Herbed Pork and Mushroom Meatballs
These meatballs have a delicate and herby character. Instead of a garlicky beef meatball in tomato sauce, I think you'll enjoy these pork meatballs perfumed with fresh lemon thyme. The milk soaked bread, as well as the butter, helps keep them from drying out.
- About 2 inches of the end piece of your bread
- 2 TBS milk
- 2 TBS butter
- 1 shallot
- 1/4 lb mushrooms
- 1 TBS chives
- 2 TBS parsley
- 2 TBS lemon thyme
- 1 egg
- 1 tsp kosher salt and 1/2 tsp coarsely ground black pepper
- 1 lb ground pork
- 2 TBS olive oil
- 1/2 cup water or beef stock
- 1- Cut the crusts off your bread, and cut or tear it into pieces, about 1 inch. You should have about 1/2 cup of bread pieces. Put these in a large bowl and mix in the 2 TBS of milk. Set it aside to let the bread soak up the milk.
- 2- Meanwhile, finely chop your shallot and put it in a saute pan with the 2 TBS butter. Cook this mixture on medium low heat for about 3 minutes, until the shallots are soft, then turn it off.
- 3- Finely chop the mushrooms, chives, parsley, and lemon thyme and add them to the bowl with the bread. Add the egg and mix well. Add the salt, pepper, pork, shallots (with all the butter) and mix well again.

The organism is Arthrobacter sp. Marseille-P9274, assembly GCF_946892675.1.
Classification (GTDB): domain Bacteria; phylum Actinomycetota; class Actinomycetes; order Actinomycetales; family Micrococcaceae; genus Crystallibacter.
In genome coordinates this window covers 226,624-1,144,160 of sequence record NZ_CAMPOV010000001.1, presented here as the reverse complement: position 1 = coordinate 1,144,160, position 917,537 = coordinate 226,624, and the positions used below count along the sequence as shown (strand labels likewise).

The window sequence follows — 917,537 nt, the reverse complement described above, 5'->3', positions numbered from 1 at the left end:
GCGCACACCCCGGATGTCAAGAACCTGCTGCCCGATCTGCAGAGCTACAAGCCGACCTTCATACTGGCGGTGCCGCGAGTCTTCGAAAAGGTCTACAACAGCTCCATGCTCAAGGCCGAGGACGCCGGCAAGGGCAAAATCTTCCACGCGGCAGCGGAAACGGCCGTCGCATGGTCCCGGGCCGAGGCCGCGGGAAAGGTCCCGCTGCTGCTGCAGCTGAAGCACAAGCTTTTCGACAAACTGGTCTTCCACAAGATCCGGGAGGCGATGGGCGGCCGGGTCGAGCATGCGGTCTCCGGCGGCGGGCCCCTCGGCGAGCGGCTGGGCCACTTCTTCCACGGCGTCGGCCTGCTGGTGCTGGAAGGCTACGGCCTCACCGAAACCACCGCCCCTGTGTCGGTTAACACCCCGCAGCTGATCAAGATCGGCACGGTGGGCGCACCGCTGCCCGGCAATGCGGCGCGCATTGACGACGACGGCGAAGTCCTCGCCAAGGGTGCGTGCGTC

- 4- Get a little dish of cold water to dip your hands into. Wet hands will help you shape nice, smooth meatballs. Shape the mixture into meatballs about 2 inches in diameter. Heat a cast iron or heavy skillet very hot and add the meatballs in a single layer. Saute 30 seconds, roll them around, saute another 30 seconds, and repeat until they are pretty uniformly brown.
- 5- Add 1/2 cup water or beef stock and turn the heat to low. Cover the pan and finish cooking the meatballs for about 4-5 minutes, until cooked through. These should not be saucy, because they are meant to be served with a saucy dish like Liza's Beans and Greens.
- Not Included in The Box: Milk (only in large boxes), kosher salt, pepper, butter (only in large boxes), olive oil, beef stock (you can substitute with water)
- For a variation, try making these half sized (about 1 inch diameter) and adding them to a soup such as minestrone or Italian wedding soup.
- If you want, you can freeze these before cooking them, and later cook them straight from the freezer, doubling both the searing time and the simmering time.
/Narrative Food http://blog.narrativefood.com/